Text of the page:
Windows Remote ManagementExecution
Lateral Movement
Windows Remote Management (WinRM) is the name of both a Windows service and a protocol that allows a user to interact with a remote system (e.g., run an executable, modify the Registry, modify services).29 It may be called with the winrm command or by any number of programs such as PowerShell.30


  1. ^  Wikipedia. (2016, June 26). Command-line interface. Retrieved June 27, 2016.
  2. ^  Microsoft. (n.d.). CreateProcess function. Retrieved December 5, 2014.
  3. ^  Kanthak, S. (2017). Application Verifier Provider. Retrieved February 13, 2017.
  4. ^  Wikipedia. (2017, January 31). Microsoft Windows library files. Retrieved February 13, 2017.
  5. ^  Microsoft. (n.d.). Installutil.exe (Installer Tool). Retrieved July 1, 2016.
  6. ^  Smith, C. (2015, August 24). Application Whitelisting Evasion 101 - Trusted Things That Execute Things "InstallUtil.exe". Retrieved June 17, 2016.
  7. ^  Microsoft. (n.d.). MSBuild1. Retrieved November 30, 2016.
  8. ^  Microsoft. (n.d.). MSBuild Inline Tasks. Retrieved December 21, 2016.
  9. ^  Smith, C. (2016, September 13). Bypassing Application Whitelisting using MSBuild.exe - Device Guard Example and Mitigations. Retrieved September 13, 2016.
  10. ^  Microsoft. (n.d.). Windows PowerShell Scripting. Retrieved April 28, 2016.
  11. ^  Schroeder, W., Warner, J., Nelson, M. (n.d.). Github PowerShellEmpire. Retrieved April 28, 2016.
  12. a b  PowerSploit. (n.d.). Retrieved December 4, 2014.
  13. ^  Haight, J. (2016, April 21). PS>Attack. Retrieved June 1, 2016.
  14. ^  Leitch, J. (n.d.). Process Hollowing. Retrieved November 12, 2014.
  15. ^  Microsoft. (n.d.). Regsvcs.exe (.NET Services Installation Tool). Retrieved July 1, 2016.
  16. ^  Microsoft. (n.d.). Regasm.exe (Assembly Registration Tool). Retrieved July 1, 2016.
  17. ^  Smith, C. (2015, November 9). All-Natural, Organic, Free Range, Sustainable, Whitelisting Evasion - Regsvcs and RegAsm. Retrieved July 1, 2016.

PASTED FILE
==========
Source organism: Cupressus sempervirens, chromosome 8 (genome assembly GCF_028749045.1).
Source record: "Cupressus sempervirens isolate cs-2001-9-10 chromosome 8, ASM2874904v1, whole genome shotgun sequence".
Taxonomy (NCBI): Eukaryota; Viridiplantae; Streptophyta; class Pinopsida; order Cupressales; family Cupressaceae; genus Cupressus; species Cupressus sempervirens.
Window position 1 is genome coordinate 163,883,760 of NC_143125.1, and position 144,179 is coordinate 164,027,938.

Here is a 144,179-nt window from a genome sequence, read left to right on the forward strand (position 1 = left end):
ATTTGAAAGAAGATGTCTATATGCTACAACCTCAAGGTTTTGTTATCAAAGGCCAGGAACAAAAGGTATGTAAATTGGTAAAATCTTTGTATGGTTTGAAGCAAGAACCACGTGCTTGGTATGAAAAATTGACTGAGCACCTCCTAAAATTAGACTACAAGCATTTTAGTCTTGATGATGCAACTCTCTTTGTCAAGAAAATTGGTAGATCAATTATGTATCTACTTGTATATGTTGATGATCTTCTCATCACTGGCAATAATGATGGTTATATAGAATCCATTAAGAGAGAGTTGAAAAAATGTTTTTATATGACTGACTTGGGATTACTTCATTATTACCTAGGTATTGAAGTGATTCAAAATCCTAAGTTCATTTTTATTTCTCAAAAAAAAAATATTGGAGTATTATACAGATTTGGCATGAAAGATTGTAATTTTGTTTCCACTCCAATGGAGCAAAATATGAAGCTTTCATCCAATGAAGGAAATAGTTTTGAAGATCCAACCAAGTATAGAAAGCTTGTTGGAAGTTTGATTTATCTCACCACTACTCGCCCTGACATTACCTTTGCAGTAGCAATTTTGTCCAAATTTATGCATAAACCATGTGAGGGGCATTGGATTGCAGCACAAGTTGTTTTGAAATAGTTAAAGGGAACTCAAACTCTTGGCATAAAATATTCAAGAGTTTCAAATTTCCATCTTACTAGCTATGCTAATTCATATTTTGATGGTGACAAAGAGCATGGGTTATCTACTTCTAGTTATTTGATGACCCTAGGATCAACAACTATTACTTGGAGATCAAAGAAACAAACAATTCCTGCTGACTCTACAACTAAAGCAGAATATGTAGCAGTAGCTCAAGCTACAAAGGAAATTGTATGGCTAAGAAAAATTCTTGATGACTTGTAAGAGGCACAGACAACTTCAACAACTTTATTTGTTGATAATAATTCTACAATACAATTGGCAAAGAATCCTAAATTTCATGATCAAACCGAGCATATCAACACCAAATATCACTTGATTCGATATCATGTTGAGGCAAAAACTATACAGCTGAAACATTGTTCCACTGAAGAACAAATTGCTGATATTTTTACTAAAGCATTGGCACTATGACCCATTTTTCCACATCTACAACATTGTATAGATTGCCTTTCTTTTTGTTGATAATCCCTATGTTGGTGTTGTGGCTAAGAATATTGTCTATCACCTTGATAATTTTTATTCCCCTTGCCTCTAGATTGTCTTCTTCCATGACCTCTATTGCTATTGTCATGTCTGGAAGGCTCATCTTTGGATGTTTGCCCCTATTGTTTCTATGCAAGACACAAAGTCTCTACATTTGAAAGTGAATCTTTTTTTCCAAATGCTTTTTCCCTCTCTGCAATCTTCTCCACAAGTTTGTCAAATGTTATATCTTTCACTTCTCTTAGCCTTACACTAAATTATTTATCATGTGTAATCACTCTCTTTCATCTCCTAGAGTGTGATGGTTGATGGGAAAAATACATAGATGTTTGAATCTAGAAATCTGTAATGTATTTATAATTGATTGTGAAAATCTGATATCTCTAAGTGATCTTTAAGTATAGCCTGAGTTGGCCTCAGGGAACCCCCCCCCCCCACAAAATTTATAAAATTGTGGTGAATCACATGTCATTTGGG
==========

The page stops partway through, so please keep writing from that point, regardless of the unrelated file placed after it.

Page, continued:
18. ^  Microsoft. (2015, August 14). How to use the Regsvr32 tool and troubleshoot Regsvr32 error messages. Retrieved June 22, 2016.
  19. ^  Smith, C. (2016, April 19). Bypass Application Whitelisting Script Protections - Regsvr32.exe & COM Scriptlets (.sct files). Retrieved June 22, 2016.
  20. ^  Anubhav, A., Kizhakkinan, D. (2017, February 22). Spear Phishing Techniques Used in Attacks Targeting the Mongolian Government. Retrieved February 24, 2017.
  21. ^  Microsoft. (2005, January 21). Task Scheduler and security. Retrieved June 8, 2016.
  22. ^  Metasploit. (n.d.). Retrieved December 4, 2014.
  23. ^  Veil Framework. (n.d.). Retrieved December 4, 2014.
  24. ^  Alperovitch, D. (2014, July 7). Deep in Thought: Chinese Targeting of National Security Think Tanks. Retrieved November 12, 2014.
  25. ^  Wikipedia. (2016, June 12). Server Message Block. Retrieved June 12, 2016.
  26. ^  Microsoft. (2003, March 28). What Is RPC?. Retrieved June 12, 2016.
  27. ^  Microsoft. (n.d.). Windows Management Instrumentation. Retrieved April 27, 2016.
  28. ^  Ballenthin, W., et al. (2015). Windows Management Instrumentation (WMI) Offense, Defense, and Forensics. Retrieved March 30, 2016.
  29. ^  Microsoft. (n.d.). Windows Remote Management. Retrieved November 12, 2014.
  30. ^  Jacobsen, K. (2014, May 16). Lateral Movement with PowerShell[slides]. Retrieved November 12, 2014.